Mouth cancer (oral cancer)

Mouth cancer is also known as oral cancer. Most cases occur in older adults aged 50 to 74. See your GP or dentist if you have symptoms, (see below,) that don't heal within three weeks, particularly if you drink or smoke heavily.

About mouth cancer

Mouth cancer can develop in most parts of the mouth, including the lips, gums and occasionally the throat.

Cancer of the tongue
Mouth cancer of the tongue
Cancer of the mouth
Mouth cancer growing from the lining of the mouth

Tumours can also develop in the glands that produce saliva, the tonsils at the back of the mouth, and the part of the throat connecting your mouth to your windpipe (pharynx). These are less common.

Symptoms of mouth cancer

Symptoms of mouth cancer include:

  • sore mouth ulcers that don't heal within several weeks
  • unexplained, persistent lumps in the mouth that don't go away
  • unexplained, persistent lumps in the neck that don't go away
  • unexplained looseness of teeth, or sockets that don't heal after extractions
  • unexplained, persistent numbness or an odd feeling on the lip or tongue
  • sometimes, white or red patches on the lining of the mouth or tongue – these can be early signs of cancer, so they should also be investigated
  • changes in speech, such as a lisp

Mouth ulceration on the roof of the mouth
See your GP or dentist if you have sore mouth ulcers that don't heal within several weeks

When to seek medical advice

You should see your GP or dentist if the symptoms above don't heal within three weeks, particularly if you drink or smoke heavily.

Causes of mouth cancer

Things that increase your risk of developing mouth cancer include:

Treating mouth cancer

There are three main treatment options for mouth cancer:

  • surgery – where the cancerous cells are surgically removed, along with a tiny bit of the surrounding normal tissue or cells to make sure the cancer is completely removed
  • radiotherapy – where high-energy X-rays are used to kill cancerous cells
  • chemotherapy – where powerful medications are used to kill cancerous cells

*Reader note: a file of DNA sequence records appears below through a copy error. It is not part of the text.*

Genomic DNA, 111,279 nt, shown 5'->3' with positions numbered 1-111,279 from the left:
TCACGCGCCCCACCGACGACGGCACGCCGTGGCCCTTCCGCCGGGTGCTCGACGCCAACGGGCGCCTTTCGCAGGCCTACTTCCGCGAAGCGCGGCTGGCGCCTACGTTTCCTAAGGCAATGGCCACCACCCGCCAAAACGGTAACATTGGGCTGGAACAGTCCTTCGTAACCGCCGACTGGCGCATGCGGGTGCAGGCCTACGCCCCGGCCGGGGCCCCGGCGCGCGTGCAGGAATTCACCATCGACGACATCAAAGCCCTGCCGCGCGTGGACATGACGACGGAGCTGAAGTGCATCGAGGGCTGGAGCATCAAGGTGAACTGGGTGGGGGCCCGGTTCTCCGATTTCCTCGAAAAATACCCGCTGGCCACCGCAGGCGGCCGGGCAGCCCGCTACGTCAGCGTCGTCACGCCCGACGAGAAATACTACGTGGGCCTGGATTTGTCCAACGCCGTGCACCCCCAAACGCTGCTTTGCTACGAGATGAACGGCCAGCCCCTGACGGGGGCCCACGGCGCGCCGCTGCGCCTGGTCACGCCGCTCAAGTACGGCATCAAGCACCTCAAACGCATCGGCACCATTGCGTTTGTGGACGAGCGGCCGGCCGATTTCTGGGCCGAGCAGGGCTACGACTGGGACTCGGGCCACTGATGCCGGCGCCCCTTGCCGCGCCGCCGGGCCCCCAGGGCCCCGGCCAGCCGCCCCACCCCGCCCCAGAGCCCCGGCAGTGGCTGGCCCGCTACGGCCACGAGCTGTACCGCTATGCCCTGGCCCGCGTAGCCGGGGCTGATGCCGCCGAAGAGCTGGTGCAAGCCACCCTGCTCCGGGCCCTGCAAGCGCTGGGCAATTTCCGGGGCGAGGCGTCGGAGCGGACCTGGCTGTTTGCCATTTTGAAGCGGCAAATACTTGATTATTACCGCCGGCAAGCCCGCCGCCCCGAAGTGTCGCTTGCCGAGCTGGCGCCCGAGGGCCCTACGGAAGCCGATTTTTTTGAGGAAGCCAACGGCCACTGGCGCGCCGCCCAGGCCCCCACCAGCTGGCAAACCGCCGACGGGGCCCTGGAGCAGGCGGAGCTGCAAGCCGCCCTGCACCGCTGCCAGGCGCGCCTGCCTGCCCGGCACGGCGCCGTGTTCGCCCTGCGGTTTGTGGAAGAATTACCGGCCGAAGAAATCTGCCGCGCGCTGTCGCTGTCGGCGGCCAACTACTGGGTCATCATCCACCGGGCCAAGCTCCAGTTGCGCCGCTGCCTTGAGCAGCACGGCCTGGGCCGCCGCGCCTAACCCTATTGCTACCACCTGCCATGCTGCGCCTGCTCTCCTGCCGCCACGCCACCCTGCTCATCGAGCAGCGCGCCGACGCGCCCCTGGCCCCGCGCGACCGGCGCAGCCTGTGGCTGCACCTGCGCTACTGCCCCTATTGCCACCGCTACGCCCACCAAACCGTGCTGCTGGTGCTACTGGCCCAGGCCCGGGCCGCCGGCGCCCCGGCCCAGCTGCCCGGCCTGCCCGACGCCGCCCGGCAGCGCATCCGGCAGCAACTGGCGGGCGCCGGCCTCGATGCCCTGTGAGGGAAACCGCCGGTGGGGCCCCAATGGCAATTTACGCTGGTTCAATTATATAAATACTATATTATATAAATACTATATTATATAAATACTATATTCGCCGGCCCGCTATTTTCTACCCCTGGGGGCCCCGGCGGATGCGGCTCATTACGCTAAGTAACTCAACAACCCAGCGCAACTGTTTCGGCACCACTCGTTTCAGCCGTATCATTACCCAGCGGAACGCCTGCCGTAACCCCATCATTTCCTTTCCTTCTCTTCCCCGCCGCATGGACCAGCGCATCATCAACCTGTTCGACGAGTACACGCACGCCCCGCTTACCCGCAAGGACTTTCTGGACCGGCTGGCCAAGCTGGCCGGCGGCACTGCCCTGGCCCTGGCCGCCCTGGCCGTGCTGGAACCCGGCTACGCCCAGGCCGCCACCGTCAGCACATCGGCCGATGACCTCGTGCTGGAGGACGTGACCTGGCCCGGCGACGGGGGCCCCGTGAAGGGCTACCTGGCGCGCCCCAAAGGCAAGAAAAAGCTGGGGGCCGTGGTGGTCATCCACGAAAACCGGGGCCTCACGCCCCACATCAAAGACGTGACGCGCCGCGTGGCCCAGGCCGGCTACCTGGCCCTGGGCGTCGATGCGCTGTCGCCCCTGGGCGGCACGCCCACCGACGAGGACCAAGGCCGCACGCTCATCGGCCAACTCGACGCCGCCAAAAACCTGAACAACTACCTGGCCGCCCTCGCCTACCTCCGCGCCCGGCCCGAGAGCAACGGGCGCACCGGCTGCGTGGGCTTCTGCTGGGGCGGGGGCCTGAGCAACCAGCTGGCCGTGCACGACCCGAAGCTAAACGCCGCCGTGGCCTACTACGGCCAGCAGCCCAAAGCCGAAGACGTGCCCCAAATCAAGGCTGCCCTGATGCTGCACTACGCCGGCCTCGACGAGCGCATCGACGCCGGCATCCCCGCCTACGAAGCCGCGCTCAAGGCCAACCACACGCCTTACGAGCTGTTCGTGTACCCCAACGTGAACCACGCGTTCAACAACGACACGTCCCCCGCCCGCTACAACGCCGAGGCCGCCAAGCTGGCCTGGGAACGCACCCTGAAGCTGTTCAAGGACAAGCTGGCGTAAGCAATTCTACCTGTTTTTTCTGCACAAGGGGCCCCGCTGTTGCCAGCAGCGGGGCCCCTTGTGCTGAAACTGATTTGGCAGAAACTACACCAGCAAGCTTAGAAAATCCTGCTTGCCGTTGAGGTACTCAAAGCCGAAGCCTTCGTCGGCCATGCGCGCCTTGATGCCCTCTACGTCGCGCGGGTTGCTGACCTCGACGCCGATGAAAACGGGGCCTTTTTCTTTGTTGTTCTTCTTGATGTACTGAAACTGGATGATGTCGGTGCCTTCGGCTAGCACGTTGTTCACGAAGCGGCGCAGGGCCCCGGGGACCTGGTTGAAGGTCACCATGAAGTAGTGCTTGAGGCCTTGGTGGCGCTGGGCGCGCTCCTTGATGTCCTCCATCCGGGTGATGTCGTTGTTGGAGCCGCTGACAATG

These treatments are often used in combination. The health professional looking after your care will discuss treatment options with you.

Preventing mouth cancer

The three most effective ways of preventing mouth cancer developing, or preventing it coming back after successful treatment, are:

It is recommended you drink no more than 14 units of alcohol a week. If you drink as much as 14 units a week, it's best to spread it evenly over three or more days.

It's also important that you have regular dental check-ups – dentists can often spot the early stages of mouth cancer.

Who's affected by mouth cancer

Most cases (66.38 per cent) of mouth cancer in Northern Ireland occur in older adults aged 50 to 74; about two of every three cases.

Around one in eight cases (11.97 per cent) affect people younger than 50.

Mouth cancer can occur in younger adults. HPV infection is thought to be associated with the majority of cases that occur in younger people.

Cancer of the mouth is also more common in men than in women.


If mouth cancer is diagnosed early, a cure is often possible in up to 90 per cent of cases using surgery alone.

In cases where the cancer is larger, there's still quite a good chance of a cure.

But surgery should be followed by radiotherapy or a combination of radiotherapy and chemotherapy to give the best chance.

Overall, about 51 per cent of people with mouth cancer in Northern Ireland will live at least five years after their diagnosis. Many will live much longer without the cancer returning.

Living with mouth cancer

It's not always easy to talk about cancer, either for you or your family and friends.

Being open about how you feel and what your family and friends can do to help may put them at ease.

If you have questions, your GP or nurse may be able to reassure you. You may find it helpful to talk to a trained counsellor or psychologist, or someone at a specialist helpline. Your GP surgery will have information about these.

Head and neck cancers

Mouth cancer is a type of cancer that comes under the umbrella term, ’cancers of the head and neck’.

Other types of head and neck cancer include:


The information on this page has been adapted from original content from the NHS website.

For further information see terms and conditions.

This page was published April 2018

This page is due for review February 2020

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